A properly-brewed cup of tea can practically give anyone joy and comfort, especially when you’re sick or during the cold season. And a beautiful and elegant teapot can definitely make teatime a more enjoyable experience.
However, teapots tend to become stained over time, either by the tea or by other mineral deposits from the water. These stains are not only unsightly, but can affect the overall taste of your tea. And because tea sets can be highly sensitive, you must know how to clean properly.
First to bear in mind is that you must never clean it using a dishwasher or with any harsh chemicals. Here are some household teapot cleaning tips:
Using A Soak
You can fill your tea pot with boiling water, then squeeze the juice from a wedge of lemon and toss in the peel, add 1/8 cup of baking soda. Soak it overnight and wash well in the morning.
Or you can try filling the teapot with boiling water and then add a couple denture tablets. Allow it to sit overnight then simply wash with soap and water in the morning.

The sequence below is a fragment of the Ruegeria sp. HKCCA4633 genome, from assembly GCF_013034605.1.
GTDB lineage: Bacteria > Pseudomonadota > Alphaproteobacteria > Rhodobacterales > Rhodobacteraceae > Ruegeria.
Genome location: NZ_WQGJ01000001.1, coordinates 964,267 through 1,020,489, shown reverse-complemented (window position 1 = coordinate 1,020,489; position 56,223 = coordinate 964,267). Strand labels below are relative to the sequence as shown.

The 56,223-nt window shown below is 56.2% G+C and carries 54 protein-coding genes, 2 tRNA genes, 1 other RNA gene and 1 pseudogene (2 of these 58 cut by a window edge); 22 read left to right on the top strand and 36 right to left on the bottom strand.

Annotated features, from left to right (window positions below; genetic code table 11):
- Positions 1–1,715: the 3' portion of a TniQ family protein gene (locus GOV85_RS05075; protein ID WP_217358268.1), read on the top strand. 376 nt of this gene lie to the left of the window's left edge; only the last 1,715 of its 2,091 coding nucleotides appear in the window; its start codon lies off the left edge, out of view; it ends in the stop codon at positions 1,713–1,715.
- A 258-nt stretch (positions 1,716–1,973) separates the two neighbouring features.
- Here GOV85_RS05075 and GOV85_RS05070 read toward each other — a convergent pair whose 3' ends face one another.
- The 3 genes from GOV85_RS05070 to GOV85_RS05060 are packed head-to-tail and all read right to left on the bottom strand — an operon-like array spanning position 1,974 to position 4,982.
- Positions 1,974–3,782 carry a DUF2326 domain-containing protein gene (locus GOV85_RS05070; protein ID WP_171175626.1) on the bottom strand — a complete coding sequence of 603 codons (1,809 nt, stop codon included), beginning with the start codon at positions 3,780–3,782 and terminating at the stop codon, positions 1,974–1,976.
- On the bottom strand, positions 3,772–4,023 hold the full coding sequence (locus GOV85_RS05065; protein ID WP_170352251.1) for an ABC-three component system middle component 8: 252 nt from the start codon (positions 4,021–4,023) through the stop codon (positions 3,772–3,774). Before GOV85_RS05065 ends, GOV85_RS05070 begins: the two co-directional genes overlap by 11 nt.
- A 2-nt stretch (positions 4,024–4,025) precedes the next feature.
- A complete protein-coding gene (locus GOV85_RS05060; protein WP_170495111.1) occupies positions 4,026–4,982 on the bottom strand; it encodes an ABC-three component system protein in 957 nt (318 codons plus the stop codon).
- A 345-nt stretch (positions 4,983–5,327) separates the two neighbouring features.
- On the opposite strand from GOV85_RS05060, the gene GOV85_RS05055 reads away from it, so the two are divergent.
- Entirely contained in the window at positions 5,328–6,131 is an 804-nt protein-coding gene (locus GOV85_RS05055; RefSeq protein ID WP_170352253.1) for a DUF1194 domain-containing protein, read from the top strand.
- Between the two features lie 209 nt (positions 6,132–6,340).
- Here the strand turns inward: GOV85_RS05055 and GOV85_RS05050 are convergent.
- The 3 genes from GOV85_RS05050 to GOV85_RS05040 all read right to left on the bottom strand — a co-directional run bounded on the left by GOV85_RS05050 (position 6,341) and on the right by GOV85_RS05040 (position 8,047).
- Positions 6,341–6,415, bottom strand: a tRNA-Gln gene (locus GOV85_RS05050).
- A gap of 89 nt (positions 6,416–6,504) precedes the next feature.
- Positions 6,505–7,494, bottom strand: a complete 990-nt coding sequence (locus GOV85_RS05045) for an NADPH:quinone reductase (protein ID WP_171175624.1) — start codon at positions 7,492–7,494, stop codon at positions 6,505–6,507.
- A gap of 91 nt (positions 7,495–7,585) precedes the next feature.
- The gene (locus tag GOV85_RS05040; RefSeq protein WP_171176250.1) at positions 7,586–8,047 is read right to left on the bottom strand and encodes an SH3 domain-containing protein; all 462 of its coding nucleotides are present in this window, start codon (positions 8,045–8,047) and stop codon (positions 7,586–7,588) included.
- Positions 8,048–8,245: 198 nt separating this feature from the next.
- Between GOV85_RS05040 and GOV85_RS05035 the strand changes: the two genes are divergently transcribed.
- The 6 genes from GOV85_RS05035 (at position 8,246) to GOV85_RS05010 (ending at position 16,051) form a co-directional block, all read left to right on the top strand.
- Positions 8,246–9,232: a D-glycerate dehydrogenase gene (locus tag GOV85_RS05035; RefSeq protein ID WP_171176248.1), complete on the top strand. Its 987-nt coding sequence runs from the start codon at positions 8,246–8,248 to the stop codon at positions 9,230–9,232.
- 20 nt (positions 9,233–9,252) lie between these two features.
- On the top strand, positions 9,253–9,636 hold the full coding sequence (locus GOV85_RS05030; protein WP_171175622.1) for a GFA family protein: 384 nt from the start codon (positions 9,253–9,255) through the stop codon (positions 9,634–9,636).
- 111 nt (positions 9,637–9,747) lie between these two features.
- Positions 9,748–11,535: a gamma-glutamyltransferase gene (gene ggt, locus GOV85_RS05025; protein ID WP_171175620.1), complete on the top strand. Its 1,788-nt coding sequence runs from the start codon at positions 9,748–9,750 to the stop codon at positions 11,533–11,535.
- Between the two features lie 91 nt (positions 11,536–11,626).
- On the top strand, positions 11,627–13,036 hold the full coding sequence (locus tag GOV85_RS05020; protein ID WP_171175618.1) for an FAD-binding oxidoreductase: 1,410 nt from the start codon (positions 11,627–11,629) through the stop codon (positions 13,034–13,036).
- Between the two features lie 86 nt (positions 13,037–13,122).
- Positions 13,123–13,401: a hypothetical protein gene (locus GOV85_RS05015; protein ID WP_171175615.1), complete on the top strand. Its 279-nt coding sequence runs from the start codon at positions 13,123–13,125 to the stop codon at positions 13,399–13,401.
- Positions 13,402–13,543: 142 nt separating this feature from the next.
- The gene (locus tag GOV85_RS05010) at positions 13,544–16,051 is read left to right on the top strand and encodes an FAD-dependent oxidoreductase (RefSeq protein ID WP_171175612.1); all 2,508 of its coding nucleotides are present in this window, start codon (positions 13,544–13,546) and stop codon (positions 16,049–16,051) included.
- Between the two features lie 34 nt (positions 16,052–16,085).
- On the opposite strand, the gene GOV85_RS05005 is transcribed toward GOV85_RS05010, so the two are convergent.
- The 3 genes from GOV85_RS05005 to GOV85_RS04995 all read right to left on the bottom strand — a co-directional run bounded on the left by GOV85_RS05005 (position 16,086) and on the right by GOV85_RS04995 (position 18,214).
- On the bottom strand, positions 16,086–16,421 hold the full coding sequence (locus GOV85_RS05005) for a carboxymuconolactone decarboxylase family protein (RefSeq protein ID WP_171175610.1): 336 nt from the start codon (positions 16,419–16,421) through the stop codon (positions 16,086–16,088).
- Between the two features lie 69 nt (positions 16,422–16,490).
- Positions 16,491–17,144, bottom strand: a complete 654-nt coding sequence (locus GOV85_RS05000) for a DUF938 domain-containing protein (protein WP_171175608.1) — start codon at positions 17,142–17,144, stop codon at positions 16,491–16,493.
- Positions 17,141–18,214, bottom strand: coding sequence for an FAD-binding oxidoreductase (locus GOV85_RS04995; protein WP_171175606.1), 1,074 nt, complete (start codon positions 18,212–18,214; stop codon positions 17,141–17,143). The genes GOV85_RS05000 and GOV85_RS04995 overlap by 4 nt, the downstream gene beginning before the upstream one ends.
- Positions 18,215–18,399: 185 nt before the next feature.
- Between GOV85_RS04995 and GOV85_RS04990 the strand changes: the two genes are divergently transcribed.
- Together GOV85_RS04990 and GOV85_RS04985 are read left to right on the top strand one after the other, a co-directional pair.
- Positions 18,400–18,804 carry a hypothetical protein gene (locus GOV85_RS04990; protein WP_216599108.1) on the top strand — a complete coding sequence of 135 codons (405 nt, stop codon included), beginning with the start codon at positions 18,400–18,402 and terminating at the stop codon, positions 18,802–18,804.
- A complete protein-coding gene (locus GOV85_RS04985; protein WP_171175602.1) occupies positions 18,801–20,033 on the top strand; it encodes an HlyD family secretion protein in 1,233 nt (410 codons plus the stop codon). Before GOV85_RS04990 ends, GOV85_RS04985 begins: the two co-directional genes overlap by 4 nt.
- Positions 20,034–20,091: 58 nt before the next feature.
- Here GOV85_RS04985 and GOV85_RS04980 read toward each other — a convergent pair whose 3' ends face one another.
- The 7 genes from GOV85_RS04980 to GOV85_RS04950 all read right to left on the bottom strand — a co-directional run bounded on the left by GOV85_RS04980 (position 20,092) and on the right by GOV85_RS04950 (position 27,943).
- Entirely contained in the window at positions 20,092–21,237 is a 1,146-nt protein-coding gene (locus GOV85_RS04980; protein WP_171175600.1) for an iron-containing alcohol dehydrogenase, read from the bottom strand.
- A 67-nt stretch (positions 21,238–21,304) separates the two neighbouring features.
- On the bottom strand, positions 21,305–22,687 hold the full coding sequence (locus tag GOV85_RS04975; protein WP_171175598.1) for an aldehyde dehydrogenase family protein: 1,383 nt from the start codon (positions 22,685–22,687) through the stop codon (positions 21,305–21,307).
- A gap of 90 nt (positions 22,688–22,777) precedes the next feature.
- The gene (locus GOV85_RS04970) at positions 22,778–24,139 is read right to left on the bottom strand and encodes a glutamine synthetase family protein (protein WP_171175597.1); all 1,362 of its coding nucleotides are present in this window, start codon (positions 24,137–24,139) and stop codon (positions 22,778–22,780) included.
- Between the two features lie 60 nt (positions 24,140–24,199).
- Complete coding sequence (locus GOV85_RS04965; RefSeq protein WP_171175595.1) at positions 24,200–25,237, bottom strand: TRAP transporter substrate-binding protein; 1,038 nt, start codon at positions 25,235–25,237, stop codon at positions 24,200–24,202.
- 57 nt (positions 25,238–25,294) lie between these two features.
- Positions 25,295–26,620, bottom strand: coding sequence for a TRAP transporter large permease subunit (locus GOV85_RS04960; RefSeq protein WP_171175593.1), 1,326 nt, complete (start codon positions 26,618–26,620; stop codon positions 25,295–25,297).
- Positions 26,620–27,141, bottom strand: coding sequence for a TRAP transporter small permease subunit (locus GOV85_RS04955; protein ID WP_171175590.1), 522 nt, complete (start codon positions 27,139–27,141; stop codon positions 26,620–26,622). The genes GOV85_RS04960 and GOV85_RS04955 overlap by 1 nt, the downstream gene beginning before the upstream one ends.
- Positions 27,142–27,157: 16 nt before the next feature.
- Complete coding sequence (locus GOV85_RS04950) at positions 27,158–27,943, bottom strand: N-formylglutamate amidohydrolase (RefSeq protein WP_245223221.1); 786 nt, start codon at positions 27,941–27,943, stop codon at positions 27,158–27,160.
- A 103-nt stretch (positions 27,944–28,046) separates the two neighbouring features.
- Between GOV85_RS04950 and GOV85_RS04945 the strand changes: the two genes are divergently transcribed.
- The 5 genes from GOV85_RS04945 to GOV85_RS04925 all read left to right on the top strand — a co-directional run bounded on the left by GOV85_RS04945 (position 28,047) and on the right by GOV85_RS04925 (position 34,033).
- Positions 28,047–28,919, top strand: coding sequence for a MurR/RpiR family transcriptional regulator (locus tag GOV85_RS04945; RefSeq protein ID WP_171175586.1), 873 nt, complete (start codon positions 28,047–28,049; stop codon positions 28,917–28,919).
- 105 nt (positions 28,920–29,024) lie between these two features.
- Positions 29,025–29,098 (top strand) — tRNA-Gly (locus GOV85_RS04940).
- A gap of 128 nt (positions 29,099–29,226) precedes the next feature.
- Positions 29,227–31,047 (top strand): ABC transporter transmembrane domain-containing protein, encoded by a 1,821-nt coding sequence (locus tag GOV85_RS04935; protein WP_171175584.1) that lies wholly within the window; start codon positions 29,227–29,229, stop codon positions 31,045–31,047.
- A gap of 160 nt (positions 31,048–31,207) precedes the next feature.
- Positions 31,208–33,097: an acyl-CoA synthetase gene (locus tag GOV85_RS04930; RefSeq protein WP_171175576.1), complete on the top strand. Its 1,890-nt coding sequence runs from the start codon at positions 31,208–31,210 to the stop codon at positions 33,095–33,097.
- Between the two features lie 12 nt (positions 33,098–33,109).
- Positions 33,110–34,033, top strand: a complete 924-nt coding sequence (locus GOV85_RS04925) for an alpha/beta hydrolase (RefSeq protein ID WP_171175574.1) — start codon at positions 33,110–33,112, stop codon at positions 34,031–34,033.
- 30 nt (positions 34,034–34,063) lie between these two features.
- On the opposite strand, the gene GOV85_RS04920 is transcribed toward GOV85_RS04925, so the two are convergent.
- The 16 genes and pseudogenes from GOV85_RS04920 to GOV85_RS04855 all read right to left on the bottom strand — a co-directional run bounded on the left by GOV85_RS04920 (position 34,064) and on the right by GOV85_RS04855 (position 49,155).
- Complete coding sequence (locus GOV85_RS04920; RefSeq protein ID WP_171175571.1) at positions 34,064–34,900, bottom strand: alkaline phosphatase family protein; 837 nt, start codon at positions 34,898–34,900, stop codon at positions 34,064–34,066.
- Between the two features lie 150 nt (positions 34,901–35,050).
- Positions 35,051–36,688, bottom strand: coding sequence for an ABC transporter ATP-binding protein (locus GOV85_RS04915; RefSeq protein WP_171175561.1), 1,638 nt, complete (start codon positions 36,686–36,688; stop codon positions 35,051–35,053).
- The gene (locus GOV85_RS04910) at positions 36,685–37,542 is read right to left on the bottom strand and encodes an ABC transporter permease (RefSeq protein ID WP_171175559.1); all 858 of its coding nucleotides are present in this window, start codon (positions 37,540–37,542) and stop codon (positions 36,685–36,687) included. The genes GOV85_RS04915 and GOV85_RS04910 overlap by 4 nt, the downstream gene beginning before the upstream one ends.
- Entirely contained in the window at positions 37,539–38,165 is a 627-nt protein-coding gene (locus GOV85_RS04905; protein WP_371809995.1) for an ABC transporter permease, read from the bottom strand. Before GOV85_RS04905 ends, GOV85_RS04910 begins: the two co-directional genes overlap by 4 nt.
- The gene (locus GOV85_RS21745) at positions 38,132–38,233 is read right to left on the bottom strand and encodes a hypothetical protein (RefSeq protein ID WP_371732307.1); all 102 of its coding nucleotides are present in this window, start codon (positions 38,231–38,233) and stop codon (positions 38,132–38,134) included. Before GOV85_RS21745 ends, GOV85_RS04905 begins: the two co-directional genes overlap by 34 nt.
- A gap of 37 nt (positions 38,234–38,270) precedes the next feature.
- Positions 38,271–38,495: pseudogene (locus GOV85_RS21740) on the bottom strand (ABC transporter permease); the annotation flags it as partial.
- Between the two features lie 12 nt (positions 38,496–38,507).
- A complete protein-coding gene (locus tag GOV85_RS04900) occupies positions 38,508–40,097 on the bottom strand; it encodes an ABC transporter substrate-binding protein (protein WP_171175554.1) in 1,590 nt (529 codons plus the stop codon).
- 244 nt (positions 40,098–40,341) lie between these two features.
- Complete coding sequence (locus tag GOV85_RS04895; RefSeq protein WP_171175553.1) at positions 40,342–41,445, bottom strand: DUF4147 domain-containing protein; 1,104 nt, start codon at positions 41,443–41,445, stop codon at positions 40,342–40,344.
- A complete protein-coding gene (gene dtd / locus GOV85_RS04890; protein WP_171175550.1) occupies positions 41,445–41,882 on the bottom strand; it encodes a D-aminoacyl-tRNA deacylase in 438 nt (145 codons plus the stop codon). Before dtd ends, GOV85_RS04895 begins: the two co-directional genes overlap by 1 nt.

You can also put around 1/4 of a tea cup dishwasher detergent into your teapot, add boiling water, cover it and then soak for a few hours or even overnight. Ensure to wash it well to remove all possible detergent residues.
Using A Scrub
If your cleaning soaks still fail to remove all the stains in your Japanese tea sets, then try one of these scrubbing ideas for better stain removal.
First try to gently scrub the stains with a baking soda and water paste. Another option is to scrub tea stains away using baking soda and lemon juice paste.
If those options seem not to work then try making a paste of salt and vinegar. Scrub the stain and wash it off a few hours later. You can also try these cleaning methods on stained tea mugs.
Tea drinking is a great experience if you have a teapot that is reliable and clean. Care for your pots properly and you’ll enjoy a nice hot cup of tea.
Looking for the perfect teapot that can make you great-tasting cups of tea?
For more information on Japanese tea sets [http://www.japaneseteasets.org/] and other common questions among tea drinkers regarding teapot buying, you may check out [http://www.japaneseteasets.org/].